SALAM Fundraiser Hears from Sufi Scholar
By Ras H. Siddiqui

Dr. Kabir Helminski
Imam Abdel Azeez

The Sacramento Area League of Associated Muslims (SALAM) held a banquet and fundraiser at its spacious Community Center to collect funds for a Phase III (Mosque) project that includes the building of a brand new place of Muslim worship on SALAM property at 4541 College Oak Drive, Sacramento, across the street from American River College.
SALAM’s School has recently started a new Elementary and Preschool Program (call 916-979-1933 or visit www.salamcenter.com for details) that wants to attract more students and promises to be an exciting chance for Muslim families in the Greater Sacramento area to send their kids to a progressive Islamic school. And for an organization that started off with just a P.O. Box ten years ago and is now a locally well-known fully functional Muslim grouping, this Mosque project is possibly going to be a crowning achievement.
The evening program began with a Qur’anic recitation by Dr. Metwalli Amer, Executive Director of SALAM. Dr. Arif Seyal, Chair of the Fundraising Committee, next went through the genesis of the organization and emphasized the need to fund the Phase III Masjid.
Dr. Metwalli returned to present the annual SALAM Distinguished Service Award to the Sharif family as Mr. Mahmoud Sharif came on to the stage to receive the plaque.
The Sharifs have been associated with SALAM for quite some time now and have helped the organization with their generosity. Their family business, Sharif Jewelers, is quite a well-known enterprise in the Sacramento area.


A view of the SALAM fundraiser

Imam AbdelAzeez of SALAM is a also very recent addition to this Islamic Center. “Spend from the sustenance that Allah has given you,” he said, while kicking off the fundraising part of the program. He added: “If the Prophet were to ask you to donate tonight, how would you respond?” The young Imam was extremely successful in his appeal and with two huge donations of $100,000 each from the Amer and the Rashid family; a total sum of over $360,000 was collected for the new Masjid in just one evening.
The keynote speaker Dr. Kabir Helminski was introduced by Dr. Irafan Haq. Author Kabir Edmund Helminski and his wife Camille are founders and directors of the Threshold Society (http://www.sufism.org/) and have been working within the Mevlevi tradition of Sufism for about twenty years. Their work includes Rumi: Daylight and Jewels of Remembrance, 365 Selections from the Wisdom of Rumi. Kabir’s Living Presence, A Sufi Way to Mindfulness and the Essential Self.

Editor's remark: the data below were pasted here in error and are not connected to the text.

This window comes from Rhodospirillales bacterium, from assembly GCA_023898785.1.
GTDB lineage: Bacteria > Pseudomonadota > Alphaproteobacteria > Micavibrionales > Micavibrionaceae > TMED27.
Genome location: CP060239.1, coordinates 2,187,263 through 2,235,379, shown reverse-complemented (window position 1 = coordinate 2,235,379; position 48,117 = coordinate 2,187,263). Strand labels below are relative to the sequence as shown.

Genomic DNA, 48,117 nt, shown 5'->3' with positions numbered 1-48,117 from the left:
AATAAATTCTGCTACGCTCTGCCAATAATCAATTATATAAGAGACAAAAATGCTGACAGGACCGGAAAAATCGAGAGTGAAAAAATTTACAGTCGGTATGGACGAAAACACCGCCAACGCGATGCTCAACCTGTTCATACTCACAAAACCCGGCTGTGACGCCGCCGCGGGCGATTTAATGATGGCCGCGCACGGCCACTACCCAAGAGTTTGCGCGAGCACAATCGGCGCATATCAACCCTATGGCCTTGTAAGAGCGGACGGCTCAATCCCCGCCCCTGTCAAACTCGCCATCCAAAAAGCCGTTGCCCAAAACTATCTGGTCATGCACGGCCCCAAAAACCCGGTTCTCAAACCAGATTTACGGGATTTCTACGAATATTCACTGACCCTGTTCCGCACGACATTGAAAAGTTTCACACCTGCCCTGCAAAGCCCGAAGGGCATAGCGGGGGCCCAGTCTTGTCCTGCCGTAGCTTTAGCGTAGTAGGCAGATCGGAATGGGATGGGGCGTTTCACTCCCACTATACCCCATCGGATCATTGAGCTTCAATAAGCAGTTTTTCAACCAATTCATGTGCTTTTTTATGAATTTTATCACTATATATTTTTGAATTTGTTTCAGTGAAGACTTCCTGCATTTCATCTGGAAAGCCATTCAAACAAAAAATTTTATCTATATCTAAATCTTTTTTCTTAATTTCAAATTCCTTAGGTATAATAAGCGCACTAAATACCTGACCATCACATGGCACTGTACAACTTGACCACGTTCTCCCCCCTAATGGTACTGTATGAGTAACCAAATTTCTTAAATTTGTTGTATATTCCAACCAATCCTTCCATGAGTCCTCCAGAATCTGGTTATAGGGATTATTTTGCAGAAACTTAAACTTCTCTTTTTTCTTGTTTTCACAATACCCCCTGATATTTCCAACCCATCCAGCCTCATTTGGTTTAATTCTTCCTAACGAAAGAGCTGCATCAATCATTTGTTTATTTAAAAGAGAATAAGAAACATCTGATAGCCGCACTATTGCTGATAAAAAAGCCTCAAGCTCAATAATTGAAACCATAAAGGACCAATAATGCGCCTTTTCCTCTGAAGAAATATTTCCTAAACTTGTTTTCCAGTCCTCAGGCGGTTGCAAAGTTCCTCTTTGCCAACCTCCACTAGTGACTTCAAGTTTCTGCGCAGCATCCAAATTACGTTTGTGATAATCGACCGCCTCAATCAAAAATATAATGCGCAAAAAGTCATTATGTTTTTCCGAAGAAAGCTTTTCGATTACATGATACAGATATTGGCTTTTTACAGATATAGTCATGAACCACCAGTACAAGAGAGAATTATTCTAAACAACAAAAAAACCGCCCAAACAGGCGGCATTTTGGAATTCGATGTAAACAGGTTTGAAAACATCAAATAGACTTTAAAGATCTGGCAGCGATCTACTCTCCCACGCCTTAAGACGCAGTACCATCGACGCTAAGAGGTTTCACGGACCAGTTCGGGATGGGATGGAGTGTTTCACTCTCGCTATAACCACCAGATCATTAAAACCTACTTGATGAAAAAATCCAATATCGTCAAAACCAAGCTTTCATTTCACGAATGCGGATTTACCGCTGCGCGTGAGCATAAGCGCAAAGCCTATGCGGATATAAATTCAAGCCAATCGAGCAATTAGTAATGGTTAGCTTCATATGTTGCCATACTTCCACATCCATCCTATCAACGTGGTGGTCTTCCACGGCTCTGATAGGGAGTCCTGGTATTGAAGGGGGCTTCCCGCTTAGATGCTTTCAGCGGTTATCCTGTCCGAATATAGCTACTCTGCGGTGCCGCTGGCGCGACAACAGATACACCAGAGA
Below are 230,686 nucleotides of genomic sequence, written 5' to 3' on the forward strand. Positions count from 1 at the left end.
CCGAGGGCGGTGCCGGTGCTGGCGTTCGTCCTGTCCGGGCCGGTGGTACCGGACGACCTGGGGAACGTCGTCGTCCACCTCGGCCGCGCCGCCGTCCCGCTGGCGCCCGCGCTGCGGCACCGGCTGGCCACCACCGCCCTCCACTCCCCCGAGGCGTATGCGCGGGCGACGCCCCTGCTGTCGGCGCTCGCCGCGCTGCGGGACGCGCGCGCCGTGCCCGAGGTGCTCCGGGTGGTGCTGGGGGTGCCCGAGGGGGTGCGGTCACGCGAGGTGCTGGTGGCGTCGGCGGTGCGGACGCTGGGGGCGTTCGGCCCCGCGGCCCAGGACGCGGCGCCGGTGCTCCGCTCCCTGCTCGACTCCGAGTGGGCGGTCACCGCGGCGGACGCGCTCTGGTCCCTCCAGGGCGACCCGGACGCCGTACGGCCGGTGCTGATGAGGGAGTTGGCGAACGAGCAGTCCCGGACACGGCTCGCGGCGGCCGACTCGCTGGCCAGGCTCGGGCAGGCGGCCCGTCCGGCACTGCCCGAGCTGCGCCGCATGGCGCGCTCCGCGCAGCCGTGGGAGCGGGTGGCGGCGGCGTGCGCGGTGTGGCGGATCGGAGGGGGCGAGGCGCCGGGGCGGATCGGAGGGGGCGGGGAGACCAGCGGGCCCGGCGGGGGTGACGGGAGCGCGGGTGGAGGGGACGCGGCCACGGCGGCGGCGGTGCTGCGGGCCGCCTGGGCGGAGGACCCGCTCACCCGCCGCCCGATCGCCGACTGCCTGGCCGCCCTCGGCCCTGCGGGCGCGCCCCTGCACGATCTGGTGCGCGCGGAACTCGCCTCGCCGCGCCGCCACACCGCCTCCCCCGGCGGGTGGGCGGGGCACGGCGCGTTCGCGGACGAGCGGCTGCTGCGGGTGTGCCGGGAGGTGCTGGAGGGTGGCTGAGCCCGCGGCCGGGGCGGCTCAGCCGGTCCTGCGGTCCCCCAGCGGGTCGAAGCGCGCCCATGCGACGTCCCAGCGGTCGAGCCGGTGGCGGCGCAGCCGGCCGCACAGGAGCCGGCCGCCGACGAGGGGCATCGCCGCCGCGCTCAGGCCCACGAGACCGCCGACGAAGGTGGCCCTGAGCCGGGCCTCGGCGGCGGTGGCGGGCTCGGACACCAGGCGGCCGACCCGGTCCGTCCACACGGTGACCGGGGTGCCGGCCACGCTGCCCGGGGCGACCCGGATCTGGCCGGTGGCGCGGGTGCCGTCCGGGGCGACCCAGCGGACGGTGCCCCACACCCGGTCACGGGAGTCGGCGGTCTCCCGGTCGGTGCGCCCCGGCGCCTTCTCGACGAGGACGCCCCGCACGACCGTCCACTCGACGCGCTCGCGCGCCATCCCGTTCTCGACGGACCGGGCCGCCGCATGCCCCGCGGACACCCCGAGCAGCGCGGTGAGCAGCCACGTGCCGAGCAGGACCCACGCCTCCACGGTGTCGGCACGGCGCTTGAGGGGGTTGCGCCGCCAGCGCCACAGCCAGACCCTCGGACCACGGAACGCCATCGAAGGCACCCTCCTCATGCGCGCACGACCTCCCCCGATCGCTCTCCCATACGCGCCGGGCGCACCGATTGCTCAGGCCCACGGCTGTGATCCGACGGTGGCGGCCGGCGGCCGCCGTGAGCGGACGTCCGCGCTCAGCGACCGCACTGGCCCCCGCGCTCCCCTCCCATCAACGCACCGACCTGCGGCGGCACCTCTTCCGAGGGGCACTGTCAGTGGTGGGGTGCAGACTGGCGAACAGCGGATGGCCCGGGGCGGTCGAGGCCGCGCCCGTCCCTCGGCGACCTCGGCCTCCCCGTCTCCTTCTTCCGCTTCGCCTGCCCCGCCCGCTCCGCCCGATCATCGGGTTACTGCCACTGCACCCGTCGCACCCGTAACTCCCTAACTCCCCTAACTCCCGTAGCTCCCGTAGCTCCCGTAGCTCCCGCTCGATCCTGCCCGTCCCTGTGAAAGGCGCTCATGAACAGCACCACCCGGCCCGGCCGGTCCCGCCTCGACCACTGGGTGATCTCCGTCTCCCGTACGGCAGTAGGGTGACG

Dr. Kabir said that what he has seen in mosques and Islamic centers like SALAM has given him hope. He said that we have freedom of expression in this country which should be used. “We can awaken something here that can really be a light for the world,” he said. He said in self-criticism that our religion (Islam) has become dysfunctional and that the dialog has to be more open within the faith. He added that we are currently in an incredible situation, being a community of over a billion people. “We have a revelation which is pure,” he said. “At the same time we are viewed by the world as something to be feared.”
Dr. Kabir was critical of certain aspects of Institutional Islam, for instance, of the place of women in some communities. He said that the Ummah today is afflicted with the disease of victimization even though some of that perception may be true.

From left: Metwalli Amer and Mahmoud Sharif
The keynote speaker with local activists


He spoke of the inner reality of Islam or the inner “Haal” or spiritual core. “Islam is not an ethnic identity or a club we belong to. It is a state of being,” he said. “What Allah wants from us is his light in our inner being,” he added. Speaking from the Sufi point of view Dr. Kabir said that since we are filled with distractions, we have a need to first empty and then open ourselves to the Divine presence.
On another note Dr. Kabir said that there was a one-dimensional Islam spreading in the world today which stressed a behavioral process or a legalistic framework. He was critical of this phenomenon and offered his view on the religion. “Our relationship with Allah is a relationship of intimacy and love,” he said. But he retained hope. “We are on the verge of a beautiful renewal,” he said. “The human being is incomplete without Allah,” he added. Quoting the Sufi poet Rumi he said, “If you want to know love, become ‘We’ ”.
In conclusion, SALAM needs to be congratulated for raising over $360,000 towards its Masjid Project and for inviting Dr. Kabir to share his Sufi path with us. The Sufi poet Rumi is read widely in the United States and his attraction for American readers has survived a great deal of other turbulence associated with the Islamic religion. And since there are various paths to the Divine practiced worldwide, the universalism projected in Sufism thought the path of love, succeeds in adding a great deal of beauty to this journey we call life. We thank Dr. Kabir for reminding us of that beauty.


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Editor: Akhtar M. Faruqui
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